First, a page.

Anitya Buddhism

Anitya (Punjabi: अनिच्चा; Latin transliteration, anicca; simplified Chinese: 无常; traditional Chinese: 無常; pinyin: wúcháng; Korean: 무상 (無常, musang); 無常 (mojō? ); Tibetan: མི་རྟག་པ་, Wylie: mi rtag pa, THL: mitakpa), "non-eternity" or more generally impermanence, is according to Buddhism one of the three characteristics or trilakshana of everything.

According to Gautama Buddha, attachment to impermanent things proves to be the cause of suffering, dukkha, because what is impermanent cannot be satisfying.

Impermanence is also the promise of change: progress on the spiritual path is only possible because like everything else, our present unawakened state is impermanent.

Impermanence according to different schools

Impermanence in Theravada

The impermanence of things is the appearance, passage and transformation of things or the disappearance of things that have begun to be or have appeared. This means that these things never persist in the same way, but disappear and dissolve from one moment to the next (visuddhimagga)

Impermanence is universal and concerns all conditioned states, even the highest and most subtle:

Nowhere do I see a permanent, stable, unchanging situation, such that one can remain eternally in the same condition. (Alagaddûpama-sutta)

Associated with impermanence is its contemplation, which is one of the eighteen main practices of vipassana. The traditional description of the stages of vipassana relates the stage of bhanga nupassana, the contemplation of dissolution, in which the meditator realizes that phenomena only disappear continuously.

Impermanence in the Mahâyâna

Like any school claiming to be Buddhist, the Mahayana is based on the Dharma Seals. Depending on the school, there may be three seals, but generally there are four:

All compounds are impermanent,
All compounds are unsatisfactory,
Everything is empty of its own existence,
Nirvana is peace.

Now if we believe the first of the four Seals of Buddhism, all compounds are impermanent. The Mahayana and its schools of thought like the Madhyamika distinguish two meanings of compound:

composed of constituent parts,
composed of causes and conditions.
It is the second meaning that is referred to here (See His Holiness the Dalai Lama's teaching on the 400 Stanzas of Aryadeva in Hamburg, July 2007, where he explains the two meanings of "incomposite space").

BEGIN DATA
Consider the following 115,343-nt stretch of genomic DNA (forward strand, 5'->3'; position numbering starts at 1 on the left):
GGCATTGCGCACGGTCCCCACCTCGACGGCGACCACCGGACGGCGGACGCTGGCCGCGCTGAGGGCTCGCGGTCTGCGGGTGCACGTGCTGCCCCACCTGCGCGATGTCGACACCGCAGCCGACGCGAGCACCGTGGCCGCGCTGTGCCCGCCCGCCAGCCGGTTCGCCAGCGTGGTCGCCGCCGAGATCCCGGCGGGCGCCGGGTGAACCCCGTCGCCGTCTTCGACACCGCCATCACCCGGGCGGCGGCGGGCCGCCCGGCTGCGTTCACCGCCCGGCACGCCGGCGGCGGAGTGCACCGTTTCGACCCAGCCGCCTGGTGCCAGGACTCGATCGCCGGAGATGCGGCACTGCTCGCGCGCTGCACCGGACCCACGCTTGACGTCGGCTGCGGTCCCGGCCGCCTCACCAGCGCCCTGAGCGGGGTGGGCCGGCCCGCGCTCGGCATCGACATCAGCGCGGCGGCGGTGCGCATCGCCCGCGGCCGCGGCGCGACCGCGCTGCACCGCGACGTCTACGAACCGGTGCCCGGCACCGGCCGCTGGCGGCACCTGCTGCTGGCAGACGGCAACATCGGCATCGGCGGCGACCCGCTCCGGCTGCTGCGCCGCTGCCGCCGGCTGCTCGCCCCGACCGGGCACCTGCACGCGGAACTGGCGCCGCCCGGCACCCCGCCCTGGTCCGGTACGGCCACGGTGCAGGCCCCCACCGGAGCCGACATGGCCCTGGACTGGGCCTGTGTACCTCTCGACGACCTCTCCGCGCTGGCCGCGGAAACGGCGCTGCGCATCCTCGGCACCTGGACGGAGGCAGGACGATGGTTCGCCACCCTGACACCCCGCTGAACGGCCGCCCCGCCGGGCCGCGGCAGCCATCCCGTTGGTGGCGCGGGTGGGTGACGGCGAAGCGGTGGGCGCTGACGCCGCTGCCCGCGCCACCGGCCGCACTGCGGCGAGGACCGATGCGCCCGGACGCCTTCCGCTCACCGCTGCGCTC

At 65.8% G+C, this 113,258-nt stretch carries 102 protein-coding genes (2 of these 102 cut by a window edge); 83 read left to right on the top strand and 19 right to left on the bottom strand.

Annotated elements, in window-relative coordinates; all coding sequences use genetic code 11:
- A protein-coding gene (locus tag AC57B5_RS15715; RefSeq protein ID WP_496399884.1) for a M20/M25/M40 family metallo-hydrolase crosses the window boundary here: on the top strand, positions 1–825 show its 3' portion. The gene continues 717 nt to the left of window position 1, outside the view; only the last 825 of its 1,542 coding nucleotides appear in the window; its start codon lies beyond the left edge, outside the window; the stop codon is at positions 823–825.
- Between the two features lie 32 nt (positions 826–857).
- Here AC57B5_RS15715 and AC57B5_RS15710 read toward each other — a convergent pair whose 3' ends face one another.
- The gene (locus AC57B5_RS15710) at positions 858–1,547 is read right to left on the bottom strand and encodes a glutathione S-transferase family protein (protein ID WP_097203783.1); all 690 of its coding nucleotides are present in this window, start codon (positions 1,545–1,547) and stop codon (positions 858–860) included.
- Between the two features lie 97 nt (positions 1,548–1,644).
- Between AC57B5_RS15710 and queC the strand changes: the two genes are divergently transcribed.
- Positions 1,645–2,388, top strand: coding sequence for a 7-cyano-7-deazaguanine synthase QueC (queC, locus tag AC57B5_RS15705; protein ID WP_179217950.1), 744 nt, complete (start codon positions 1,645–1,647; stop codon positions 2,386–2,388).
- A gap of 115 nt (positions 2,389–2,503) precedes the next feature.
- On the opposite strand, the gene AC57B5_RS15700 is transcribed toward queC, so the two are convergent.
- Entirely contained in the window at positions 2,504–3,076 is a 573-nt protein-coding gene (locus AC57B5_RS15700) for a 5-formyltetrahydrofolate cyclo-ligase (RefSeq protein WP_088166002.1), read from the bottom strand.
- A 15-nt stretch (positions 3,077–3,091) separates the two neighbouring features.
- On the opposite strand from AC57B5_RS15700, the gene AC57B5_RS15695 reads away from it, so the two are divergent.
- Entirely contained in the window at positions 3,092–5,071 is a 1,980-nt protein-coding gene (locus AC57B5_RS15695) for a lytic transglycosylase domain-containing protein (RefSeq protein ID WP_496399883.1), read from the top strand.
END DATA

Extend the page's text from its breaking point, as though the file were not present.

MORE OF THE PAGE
So, as we see in Chandrakirti's Madhyamakavatara, the Madhyamika envisages permanent phenomena which are therefore not composed of causes and conditions. Therefore only phenomena that are produced, or composed (causally) are impermanent.

This is different from the 3rd Seal according to which everything is empty of its own essence, not only the products, but also the permanent phenomena, even the non-existent ones which do not have a referent but depend nevertheless on a consciousness which conceives them.

To be impermanent is to cease through a natural and continuous alteration. However, some phenomena have no beginning and can have an end, like samsara (in this case we will not say that samsara is a produced or unproduced phenomenon but that it is simply a temporary aberration of the natural state).

Other phenomena may have a beginning but not an end, like the nirvana realized by an accomplished person, or the qualities of a Buddha.) Something may also have no beginning and no end: like the natural nirvana of all that is, emptiness in general;) and something may have a beginning and an end, like phenomena that are produced and therefore subject to impermanence.

In the Mahayana, there are two main forms of impermanence:

gross impermanence (Tib.: mitakpa rakpa)
subtle impermanence (mitakpa thrawa).

Coarse impermanence is one of the obvious phenomena (ngeungyur) which appear to us directly, in a sensory way. For example, we see a glass break, we perceive the end of a sound, the movement of clouds, etc.

Subtle impermanence is part of the semi-hidden phenomena, which do not appear to our direct perception but which we have the possibility to apprehend through logical inference, or deduction.

For example, as we see a flower wither, or our body age, we see that this alteration did not happen all at once. And so we know that the process of alteration, of impermanence, is continuous and insensitive.

We then come to study this phenomenon and we understand that, in our relative reality, such an effect is born of a cause but cannot be born of a permanent cause. Indeed, if the seed remained a seed forever, the shoot would never have the opportunity to appear.

So the seed must cease for the effect to occur. And since the cause is impermanent, its effect is also impermanent.

It then becomes in its turn the evanescent cause of a new effect, etc.

We do not perceive this subtle impermanence directly, for every phenomenon produced is a continuum whose instances, though different, are similar (tib. dèndra shenjoung): so that this continuity does not appear to us at once as in uninterrupted alteration.

We only notice it when the perceived object ends up being quite different from the one we had seen before. Like a wrinkle or a wilting flower.

Recognizing impermanence and realizing its hold on all products and thus on ourselves and our precious human existence allows us to develop renunciation and perseverance in the cultivation of altruism: the willingness to work constructively today in order to achieve eternal bliss and that of all beings.

See the Tibetan Düra (Compendium of Debates) on impermanence, which is based on the Abhidharma and its Indian commentaries.